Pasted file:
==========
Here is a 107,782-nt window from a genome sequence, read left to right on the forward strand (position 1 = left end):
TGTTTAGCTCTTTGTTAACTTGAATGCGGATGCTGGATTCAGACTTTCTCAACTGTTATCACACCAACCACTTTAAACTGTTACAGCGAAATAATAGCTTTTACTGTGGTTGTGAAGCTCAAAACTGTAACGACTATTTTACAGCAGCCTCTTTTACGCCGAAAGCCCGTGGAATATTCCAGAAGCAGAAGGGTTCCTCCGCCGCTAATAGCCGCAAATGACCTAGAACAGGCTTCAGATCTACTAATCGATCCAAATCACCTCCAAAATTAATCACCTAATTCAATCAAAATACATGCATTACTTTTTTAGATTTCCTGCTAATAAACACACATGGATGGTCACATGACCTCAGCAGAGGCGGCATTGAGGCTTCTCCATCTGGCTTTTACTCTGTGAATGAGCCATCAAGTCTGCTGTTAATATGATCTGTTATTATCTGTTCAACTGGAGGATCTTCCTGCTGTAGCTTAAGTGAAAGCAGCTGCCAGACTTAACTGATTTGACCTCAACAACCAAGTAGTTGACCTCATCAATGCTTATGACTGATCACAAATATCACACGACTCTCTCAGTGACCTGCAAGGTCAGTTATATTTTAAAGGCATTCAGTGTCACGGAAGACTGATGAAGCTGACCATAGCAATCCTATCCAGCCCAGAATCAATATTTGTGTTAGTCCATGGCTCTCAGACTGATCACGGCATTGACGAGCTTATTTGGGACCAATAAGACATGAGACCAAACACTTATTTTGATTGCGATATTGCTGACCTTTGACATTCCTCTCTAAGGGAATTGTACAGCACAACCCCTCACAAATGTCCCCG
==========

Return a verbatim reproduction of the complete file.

Here is a 107,782-nt window from a genome sequence, read left to right on the forward strand (position 1 = left end):
TGTTTAGCTCTTTGTTAACTTGAATGCGGATGCTGGATTCAGACTTTCTCAACTGTTATCACACCAACCACTTTAAACTGTTACAGCGAAATAATAGCTTTTACTGTGGTTGTGAAGCTCAAAACTGTAACGACTATTTTACAGCAGCCTCTTTTACGCCGAAAGCCCGTGGAATATTCCAGAAGCAGAAGGGTTCCTCCGCCGCTAATAGCCGCAAATGACCTAGAACAGGCTTCAGATCTACTAATCGATCCAAATCACCTCCAAAATTAATCACCTAATTCAATCAAAATACATGCATTACTTTTTTAGATTTCCTGCTAATAAACACACATGGATGGTCACATGACCTCAGCAGAGGCGGCATTGAGGCTTCTCCATCTGGCTTTTACTCTGTGAATGAGCCATCAAGTCTGCTGTTAATATGATCTGTTATTATCTGTTCAACTGGAGGATCTTCCTGCTGTAGCTTAAGTGAAAGCAGCTGCCAGACTTAACTGATTTGACCTCAACAACCAAGTAGTTGACCTCATCAATGCTTATGACTGATCACAAATATCACACGACTCTCTCAGTGACCTGCAAGGTCAGTTATATTTTAAAGGCATTCAGTGTCACGGAAGACTGATGAAGCTGACCATAGCAATCCTATCCAGCCCAGAATCAATATTTGTGTTAGTCCATGGCTCTCAGACTGATCACGGCATTGACGAGCTTATTTGGGACCAATAAGACATGAGACCAAACACTTATTTTGATTGCGATATTGCTGACCTTTGACATTCCTCTCTAAGGGAATTGTACAGCACAACCCCTCACAAATGTCCCCG